Up All Night – The Waifs

2003 – Jarrah

Folk/ Rock


The fourth album from Australian country-folksters The Waifs, Up All Night brings in a much more rock base to their well crafter acoustic melodies than was heard on earlier releases like Shelter Me. I mean, kicking off with the toe-tapping Fisherman’s Daughter we’re instantly given the kind of country/blues kick that makes this little group so filled with fun and beauty, and the rolling road of musical gratification doesn’t slow down from there at all.

The guitars twang with a disctinctive cadence and accent that marks out something unique in these players, and the Simpson sister’s actual singing accents bring out a beautiful sense of being rooted in their music. I mean, can almost hear the sun beating down on some arid Western Australian highway when these gutsy yet intimate vocals come streaming through the stereo. The lyrics too, apart from actually mentioning the specific locations by name, evoke a certain sense of Australian-ness that is touching to the soul of this reviewer. I’m sure there are those out there in other countries to whom this keen feeling is not apparent, but I think its position at number one of the Billboard Heatseekers chart will run contrary to that.

The playing on here certainly can’t be faulted with the guitar lines being handled excellently and the use of the harmonica being sparing enough to make its haunting solos welcome each time they appear, neither can the actual singing and harmonies be described as anything but spot-on. The lyrical construction too is well handled predominantly avoiding grandiose cliché in favour of understatement (“you mean stuff to me”) and being easily assimilated into the mental catalogue of ‘things I can sing along to’. I mean, London Still and Lighthouse just work their way so easily into the brain and roll so easily of the tongue.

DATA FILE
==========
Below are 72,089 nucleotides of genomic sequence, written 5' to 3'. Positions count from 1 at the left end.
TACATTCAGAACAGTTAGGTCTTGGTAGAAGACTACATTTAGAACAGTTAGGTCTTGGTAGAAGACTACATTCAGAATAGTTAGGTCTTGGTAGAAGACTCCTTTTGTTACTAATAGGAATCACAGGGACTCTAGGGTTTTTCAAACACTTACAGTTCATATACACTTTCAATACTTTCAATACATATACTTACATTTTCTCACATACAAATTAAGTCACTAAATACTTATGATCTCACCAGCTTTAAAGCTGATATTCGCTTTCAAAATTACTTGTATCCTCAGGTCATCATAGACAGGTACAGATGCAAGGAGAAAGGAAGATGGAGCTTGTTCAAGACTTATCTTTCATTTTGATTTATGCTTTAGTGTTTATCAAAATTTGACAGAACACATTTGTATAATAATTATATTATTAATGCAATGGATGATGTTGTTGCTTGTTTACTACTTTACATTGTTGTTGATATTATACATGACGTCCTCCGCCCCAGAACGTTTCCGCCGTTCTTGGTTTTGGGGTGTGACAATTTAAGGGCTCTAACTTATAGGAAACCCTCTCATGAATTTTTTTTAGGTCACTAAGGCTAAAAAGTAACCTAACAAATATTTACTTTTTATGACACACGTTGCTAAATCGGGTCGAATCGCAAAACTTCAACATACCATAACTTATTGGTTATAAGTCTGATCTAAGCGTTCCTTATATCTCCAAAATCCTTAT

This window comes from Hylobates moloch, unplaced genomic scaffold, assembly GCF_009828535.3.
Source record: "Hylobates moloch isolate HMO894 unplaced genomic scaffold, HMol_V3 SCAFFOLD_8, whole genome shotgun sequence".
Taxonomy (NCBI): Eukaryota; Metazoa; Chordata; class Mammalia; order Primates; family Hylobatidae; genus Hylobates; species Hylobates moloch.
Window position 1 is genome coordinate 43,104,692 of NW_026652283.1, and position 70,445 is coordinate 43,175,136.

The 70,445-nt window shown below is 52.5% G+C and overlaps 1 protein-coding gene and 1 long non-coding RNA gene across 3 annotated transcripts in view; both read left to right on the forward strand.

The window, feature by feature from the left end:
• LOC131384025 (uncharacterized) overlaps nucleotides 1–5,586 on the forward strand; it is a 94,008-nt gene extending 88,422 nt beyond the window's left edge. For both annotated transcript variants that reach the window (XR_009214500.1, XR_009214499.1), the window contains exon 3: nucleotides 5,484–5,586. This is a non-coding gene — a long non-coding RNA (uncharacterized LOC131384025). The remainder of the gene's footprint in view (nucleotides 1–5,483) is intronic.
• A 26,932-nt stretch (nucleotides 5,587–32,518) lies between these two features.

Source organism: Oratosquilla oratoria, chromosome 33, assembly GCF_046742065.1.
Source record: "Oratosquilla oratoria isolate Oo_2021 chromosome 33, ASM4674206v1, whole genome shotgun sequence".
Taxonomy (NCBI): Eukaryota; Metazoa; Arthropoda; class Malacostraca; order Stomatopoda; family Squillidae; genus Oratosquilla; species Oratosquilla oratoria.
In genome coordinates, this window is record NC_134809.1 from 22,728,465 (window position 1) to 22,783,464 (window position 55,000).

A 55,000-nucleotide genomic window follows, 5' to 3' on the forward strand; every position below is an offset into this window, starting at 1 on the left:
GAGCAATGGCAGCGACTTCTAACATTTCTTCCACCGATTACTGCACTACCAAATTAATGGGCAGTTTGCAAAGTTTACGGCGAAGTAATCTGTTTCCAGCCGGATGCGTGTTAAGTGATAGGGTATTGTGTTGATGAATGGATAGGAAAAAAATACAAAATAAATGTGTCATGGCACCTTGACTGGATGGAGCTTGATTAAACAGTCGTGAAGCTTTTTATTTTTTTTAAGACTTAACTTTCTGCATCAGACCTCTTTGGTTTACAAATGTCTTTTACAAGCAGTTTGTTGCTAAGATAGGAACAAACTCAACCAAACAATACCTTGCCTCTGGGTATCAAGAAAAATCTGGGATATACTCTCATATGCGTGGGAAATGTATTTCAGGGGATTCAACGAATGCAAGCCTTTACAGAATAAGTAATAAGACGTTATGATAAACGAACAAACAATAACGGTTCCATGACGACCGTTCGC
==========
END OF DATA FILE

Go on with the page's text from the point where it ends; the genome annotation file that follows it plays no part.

There is one downside to this otherwise immaculate album, however, and that is when the Simpson sisters are given a backseat to guitarist Josh Cunningham on Since I’ve Been Around and again on the title track. Never will I understand the inclusion of these two almost boring tracks on such a wonderfully exciting record. I mean, his nearing flat vocals pale in comparison to the rest of the record and even the musical construction has very little to it as it runs through some rather basic chordal structures and doesn’t let the guitar lines work themselves up to the twinkling beauty of something like Three Down.

I suppose these two tracks really aren’t all that bad, however, and they do certainly serve their purpose on the record, and in comparison to a great deal of music they really are rather special. It’s just that in comparison to the rest of this particular album they don’t quite stack up to the same standard.

Elsewise, Up All Night really does just charm from beginning to end as it winds its way through a whole melange of interesting and original folk-ballads and blues laden roots rock and roll. I’ve really got to recommend it as one of the higher achievements of Australian folk-rock music, up there with the likes of John Butler and Archie Roach. A must have for fans of the Australian music scene, fans of any form of folk music, fans of music in general. Really, give yourself and treat and give it a listen.


And here’s the clip for the brilliant London Still.


One thought on “Up All Night – The Waifs

  1. Pingback: My Top Picks Of October 2013 | Lachlan J. Faces The Music

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